The states need to plan context-specific interventions since internet access varies considerably in India. Around 4% of children in rural Odisha have access to the internet compared to a national average of 12%. Children in urban areas are relatively better off in terms of internet availability with a national average of 35%. States, where less than 25% of households have internet availability, are Andhra Pradesh (22), Karnataka (21), Odisha (22) and Tamil Nadu (20). The villages and urban blocks can customize plans to address the digital divide with the help of the local government.

The overall trend gives some ideas about the availability and usage of the internet but masks multiple nuances. In a family multiple children can have access to a single computer. In that case, factors like age, gender, and level of education of the child would decide who gets access to the internet. Even among the ones possessing requisite devices, limited bandwidth, cost of recharging, availability of electricity and access to network pose as hurdles.

Way Ahead

Students have very low access to the internet but the lockdown period can be used for capacity building of teachers and other government officials. The draft National Education Policy (2019) has already laid stress on using technology to strengthen education. The teachers can be trained to use technology to teach, retain the attention of children, and assess learning. The training needs to include mechanisms to address the socio-emotional needs of the children that have occurred due to the extended lockdown, isolation, and economic crisis in families.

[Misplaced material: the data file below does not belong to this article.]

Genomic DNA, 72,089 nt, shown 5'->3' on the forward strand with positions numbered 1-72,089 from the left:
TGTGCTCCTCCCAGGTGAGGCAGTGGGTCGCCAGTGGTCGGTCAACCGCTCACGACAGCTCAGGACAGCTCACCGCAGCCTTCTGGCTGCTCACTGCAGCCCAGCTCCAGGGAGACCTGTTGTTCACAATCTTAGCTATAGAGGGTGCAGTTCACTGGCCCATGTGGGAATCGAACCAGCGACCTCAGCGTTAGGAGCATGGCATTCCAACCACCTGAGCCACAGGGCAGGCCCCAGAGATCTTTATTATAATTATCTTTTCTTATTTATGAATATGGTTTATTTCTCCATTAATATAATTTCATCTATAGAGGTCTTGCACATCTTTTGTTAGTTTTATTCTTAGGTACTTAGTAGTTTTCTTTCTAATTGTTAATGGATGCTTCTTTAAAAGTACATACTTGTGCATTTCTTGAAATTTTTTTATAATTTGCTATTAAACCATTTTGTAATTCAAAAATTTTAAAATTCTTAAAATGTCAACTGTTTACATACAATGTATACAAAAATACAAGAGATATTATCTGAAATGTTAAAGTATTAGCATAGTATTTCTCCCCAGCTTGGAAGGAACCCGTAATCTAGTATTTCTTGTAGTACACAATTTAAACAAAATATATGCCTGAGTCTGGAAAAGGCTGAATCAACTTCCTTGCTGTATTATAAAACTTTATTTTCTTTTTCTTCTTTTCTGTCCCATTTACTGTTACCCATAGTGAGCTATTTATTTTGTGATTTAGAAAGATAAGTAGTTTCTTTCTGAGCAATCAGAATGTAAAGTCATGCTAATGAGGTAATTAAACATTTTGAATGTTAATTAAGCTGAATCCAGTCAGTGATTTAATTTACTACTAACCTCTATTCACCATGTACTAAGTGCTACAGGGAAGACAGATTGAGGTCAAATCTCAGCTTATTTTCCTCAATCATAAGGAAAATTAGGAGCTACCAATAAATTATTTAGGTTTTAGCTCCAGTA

Alternate educational methods should be considered in order to accommodate children with no or limited internet access. According to BARC India 2017-18 survey 836 million individuals have access to television whereas smartphone penetration remains low at 300 million. Similar to SWAYAM PRABHA where 32 DTH TV channels telecast educational programs for older students, free TV channels could be set up for children in elementary grades. States could follow the model of Delhi Government and use IVR and phone calls to hold classes for children in elementary classes. An effective way needs to be designed to gauge the understanding of children through these mediums. Continuous feedback from the users will be vital to understand the effectiveness of this mechanism.

Conclusion

The digital divide persisting in India shows that online classes cannot be the medium to reach majority of school children. The disruption in schooling coupled with economic crisis can lead can lead to high drop-out rate in the future. In the short-run the children need to be engaged in academic activities through TV, radio, IVR calls and online content. The School Management Committee members need to ensure that the children attend school once it opens. In the long run the focus needs to shift to use of technology in daily operations in classroom and non-teaching activities. Schools might need to provide subsidised mobile phones and recharge facilities to students. Since regular travel restrictions will persist and social distancing norms will prevail in the near future, the long awaited Ed-Tech needs to penetrate every sphere in education.

Published by Leena Bhattacharya

A researcher who finds solace in social work